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tv   Countdown  Bloomberg  September 22, 2016 1:00am-2:31am EDT

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. . anna: standing firm. janet yellen rebuffs pressure to hike. there is a sense from three fomc members. the first time this is happened in two years. the dollar weakens following the decision. we will have the latest market news. putting the brakes on rumors that apple is looking to buy a stake in the supercar maker. and why executives in london expect the uk's to lose its hundred $70 billion euro clearing business after briggs it. -- brexit.
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welcome to countdown. it has gone 6 a.m. in london. let's talk about the fed and what they did and did not do and with the did two markets. no change in interest-rate from the federal reserve. that was generally expected although there was that risk it would flag. the dollar index fell and it is still weak. the dollar index down by .3 of a percent in the trading session. the fed's inaction has weighed on the greenback this year, that is the subtitle that goes along with this chart showing how the dollar has fallen and is having trouble making any headway of toward the fed's inaction and weighing on the dollar. there was some hawkishness around the short-term trajectory. you'll see expectations of a hike in december have been pushed up to above 61%.
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asian markets have responded to the no change decision from the no change decision. up shy of 1%. the fed did cut back on its expectations for hikes in 2017. bringing that down from three to two. that was seen as fairly dovish and equity markets are running from that story. we have a move of one point five, 6% in the korean won. this risk on attitude that investors have taken from the fed statement along the median term is helping to boost market currencies. that is up by another 1%. extending gains on the unexpected u.s. inventories declined that we saw. in case you're getting your hopes up about that meeting and no just be aware only two out of see any oil analyst
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agreement to freeze production as being likely. there than in mind as we head toward algeria. >> the governor of north carolina has declared a state of emergency and called in the national guard. fatal police the shooting of a black man descended into chaos and violence. fire tear gas. one protester was shot and critically injured. officials say police did not fire the shot. donald trump has detailed his plan to dramatically reduce black on black crime in america saying he would seek to expand the controversial stop and frisk program. a townme -- came during hall meeting. rba governor has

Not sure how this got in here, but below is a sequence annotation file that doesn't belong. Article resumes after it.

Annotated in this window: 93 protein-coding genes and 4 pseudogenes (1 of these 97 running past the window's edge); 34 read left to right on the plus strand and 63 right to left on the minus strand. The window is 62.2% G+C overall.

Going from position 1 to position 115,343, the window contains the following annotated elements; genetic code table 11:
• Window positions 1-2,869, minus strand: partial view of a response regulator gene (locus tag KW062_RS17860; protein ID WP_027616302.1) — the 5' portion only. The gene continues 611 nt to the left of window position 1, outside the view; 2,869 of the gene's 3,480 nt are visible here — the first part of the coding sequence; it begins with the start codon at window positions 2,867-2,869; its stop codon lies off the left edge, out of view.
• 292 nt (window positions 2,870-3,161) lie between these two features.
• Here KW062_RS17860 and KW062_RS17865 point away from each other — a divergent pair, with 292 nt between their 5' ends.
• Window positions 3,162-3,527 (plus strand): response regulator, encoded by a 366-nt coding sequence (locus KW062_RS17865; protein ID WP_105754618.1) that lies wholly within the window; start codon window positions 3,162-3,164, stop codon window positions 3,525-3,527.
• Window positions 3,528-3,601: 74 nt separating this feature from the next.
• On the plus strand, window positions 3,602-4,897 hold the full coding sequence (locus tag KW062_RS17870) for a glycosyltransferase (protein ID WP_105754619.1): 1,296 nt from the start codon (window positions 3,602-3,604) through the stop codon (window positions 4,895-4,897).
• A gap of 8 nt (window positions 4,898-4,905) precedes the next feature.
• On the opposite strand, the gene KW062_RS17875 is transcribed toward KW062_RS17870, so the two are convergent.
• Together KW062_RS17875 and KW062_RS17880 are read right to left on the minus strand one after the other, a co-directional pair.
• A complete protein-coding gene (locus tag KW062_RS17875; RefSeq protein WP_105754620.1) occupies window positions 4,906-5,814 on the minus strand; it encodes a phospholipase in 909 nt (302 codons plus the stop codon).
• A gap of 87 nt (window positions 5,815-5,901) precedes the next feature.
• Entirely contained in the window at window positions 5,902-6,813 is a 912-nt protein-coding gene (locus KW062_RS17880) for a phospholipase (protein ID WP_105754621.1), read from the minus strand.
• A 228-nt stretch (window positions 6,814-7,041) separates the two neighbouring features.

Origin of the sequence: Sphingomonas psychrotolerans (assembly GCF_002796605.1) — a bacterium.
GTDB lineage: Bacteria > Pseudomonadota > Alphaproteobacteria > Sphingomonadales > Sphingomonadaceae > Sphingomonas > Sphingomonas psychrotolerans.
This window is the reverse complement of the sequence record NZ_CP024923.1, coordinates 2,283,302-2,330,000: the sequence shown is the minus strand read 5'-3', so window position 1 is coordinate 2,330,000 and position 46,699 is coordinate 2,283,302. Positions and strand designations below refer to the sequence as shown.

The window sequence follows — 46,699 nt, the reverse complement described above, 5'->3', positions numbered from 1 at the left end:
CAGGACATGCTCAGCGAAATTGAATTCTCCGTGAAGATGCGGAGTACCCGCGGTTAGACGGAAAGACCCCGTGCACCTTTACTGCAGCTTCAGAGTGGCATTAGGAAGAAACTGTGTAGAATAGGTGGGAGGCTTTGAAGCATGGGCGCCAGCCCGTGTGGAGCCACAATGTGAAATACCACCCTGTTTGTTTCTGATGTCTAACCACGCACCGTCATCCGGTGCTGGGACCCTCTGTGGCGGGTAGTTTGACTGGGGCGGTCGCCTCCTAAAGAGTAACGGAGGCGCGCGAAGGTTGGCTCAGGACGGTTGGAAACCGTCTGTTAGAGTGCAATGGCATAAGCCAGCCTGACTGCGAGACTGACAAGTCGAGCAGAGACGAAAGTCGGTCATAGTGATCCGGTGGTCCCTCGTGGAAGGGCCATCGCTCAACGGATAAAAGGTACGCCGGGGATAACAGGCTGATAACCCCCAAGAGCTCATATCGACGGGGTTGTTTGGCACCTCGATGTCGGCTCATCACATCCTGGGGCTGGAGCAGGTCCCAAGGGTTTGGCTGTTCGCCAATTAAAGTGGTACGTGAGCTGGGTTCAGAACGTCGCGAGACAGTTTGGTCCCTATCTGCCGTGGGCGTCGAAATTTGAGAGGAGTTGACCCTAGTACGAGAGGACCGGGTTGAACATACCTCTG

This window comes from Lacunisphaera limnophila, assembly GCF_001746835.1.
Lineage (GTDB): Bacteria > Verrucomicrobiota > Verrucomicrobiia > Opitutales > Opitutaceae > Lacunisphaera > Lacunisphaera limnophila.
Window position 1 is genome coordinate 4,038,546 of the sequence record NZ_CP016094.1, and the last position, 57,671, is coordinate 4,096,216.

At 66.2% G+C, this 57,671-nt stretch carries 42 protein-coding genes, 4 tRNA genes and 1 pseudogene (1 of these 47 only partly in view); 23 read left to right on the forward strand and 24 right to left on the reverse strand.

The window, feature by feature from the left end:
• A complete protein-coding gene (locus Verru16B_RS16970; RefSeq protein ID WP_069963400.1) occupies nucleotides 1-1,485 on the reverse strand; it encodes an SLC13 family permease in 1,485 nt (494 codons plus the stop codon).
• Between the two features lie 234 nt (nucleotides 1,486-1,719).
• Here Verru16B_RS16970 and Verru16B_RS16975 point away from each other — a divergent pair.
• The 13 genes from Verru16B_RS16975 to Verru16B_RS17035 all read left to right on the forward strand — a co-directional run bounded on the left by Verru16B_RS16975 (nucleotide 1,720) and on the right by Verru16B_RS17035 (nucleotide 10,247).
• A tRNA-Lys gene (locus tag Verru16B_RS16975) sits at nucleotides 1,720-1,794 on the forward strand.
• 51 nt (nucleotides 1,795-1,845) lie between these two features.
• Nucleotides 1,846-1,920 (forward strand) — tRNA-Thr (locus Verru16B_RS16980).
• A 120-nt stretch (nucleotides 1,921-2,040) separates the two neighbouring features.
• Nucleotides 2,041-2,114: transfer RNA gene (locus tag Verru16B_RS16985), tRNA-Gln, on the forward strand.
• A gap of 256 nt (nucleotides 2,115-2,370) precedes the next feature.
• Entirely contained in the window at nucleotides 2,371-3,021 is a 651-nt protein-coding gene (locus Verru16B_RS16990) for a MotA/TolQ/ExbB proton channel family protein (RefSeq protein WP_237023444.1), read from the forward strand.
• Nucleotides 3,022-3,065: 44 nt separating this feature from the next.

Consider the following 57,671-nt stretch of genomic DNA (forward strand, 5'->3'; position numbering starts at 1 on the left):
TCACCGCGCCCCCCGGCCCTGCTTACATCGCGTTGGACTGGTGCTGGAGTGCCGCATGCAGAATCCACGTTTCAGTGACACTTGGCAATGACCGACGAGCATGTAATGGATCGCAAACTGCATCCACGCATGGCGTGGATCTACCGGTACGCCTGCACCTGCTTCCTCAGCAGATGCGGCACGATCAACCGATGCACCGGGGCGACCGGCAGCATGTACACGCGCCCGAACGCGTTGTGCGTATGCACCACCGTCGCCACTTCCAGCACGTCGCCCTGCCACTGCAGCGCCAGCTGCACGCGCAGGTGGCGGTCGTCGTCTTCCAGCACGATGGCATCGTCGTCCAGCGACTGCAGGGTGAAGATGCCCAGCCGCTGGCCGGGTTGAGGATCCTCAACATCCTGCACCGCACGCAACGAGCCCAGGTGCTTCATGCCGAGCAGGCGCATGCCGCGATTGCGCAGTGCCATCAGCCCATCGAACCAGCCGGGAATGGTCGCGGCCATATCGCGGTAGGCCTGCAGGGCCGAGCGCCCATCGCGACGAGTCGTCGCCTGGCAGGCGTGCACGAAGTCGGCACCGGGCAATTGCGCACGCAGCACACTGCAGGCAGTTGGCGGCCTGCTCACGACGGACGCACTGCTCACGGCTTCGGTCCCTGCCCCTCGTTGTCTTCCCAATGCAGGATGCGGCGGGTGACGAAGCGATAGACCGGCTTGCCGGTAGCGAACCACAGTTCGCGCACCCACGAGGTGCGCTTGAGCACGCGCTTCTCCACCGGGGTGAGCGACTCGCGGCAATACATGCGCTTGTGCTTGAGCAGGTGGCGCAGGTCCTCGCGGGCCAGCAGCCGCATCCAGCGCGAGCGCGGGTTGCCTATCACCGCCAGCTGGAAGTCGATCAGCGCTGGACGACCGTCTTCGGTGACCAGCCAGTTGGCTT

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made his first public statement. he said he expects inflation to remain low for some time but will pick up as the labor market strengthens. he said it is in the public [inaudible] but says he and his colleagues are not "inflation nutters." have not seen our job is trying to keep inflation always within a tight, narrow range. we have not been what some have called inflation nutters. we recognize some variability is both inevitable and appropriate. has beensident obama trading -- promoting trade and investment between the u.s. and africa. progress is also
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important to security and prosperity around the world. >> on so many key challenges we face, our security and prosperity, climate change, the struggle for human rights and human dignity. and the reduction of conflict. africa is essential to our progress. the rise is not just important to africa, it is important to the entire world. -- they manage the charitable work of michael bloomberg. the founder and majority owner, the parent company of lumberton is. mark zuckerberg and his wife are pledging more than $2 billion over the next decade to work on curing diseases. they plan to work with scientists, doctors, engineers, and universities to achieve their goal. he said after speaking with experts they believe it is possible to cure, prevent, or manage disease.
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you can find more stories on the bloomberg. anna: thank you. let's check out the latest market action. way therested in the markets have responded. they seem to be taking the increased expectation very much in their stride. focusing instead on the more dovish around the median turned. x this is certainly what it does to equity markets. thecan see this across board. we're seeing asian stocks excluding japan which is closed for a public holiday. convictionrong particularly in the energy and mining players. the dollar is lower so we have seen a low by coming through in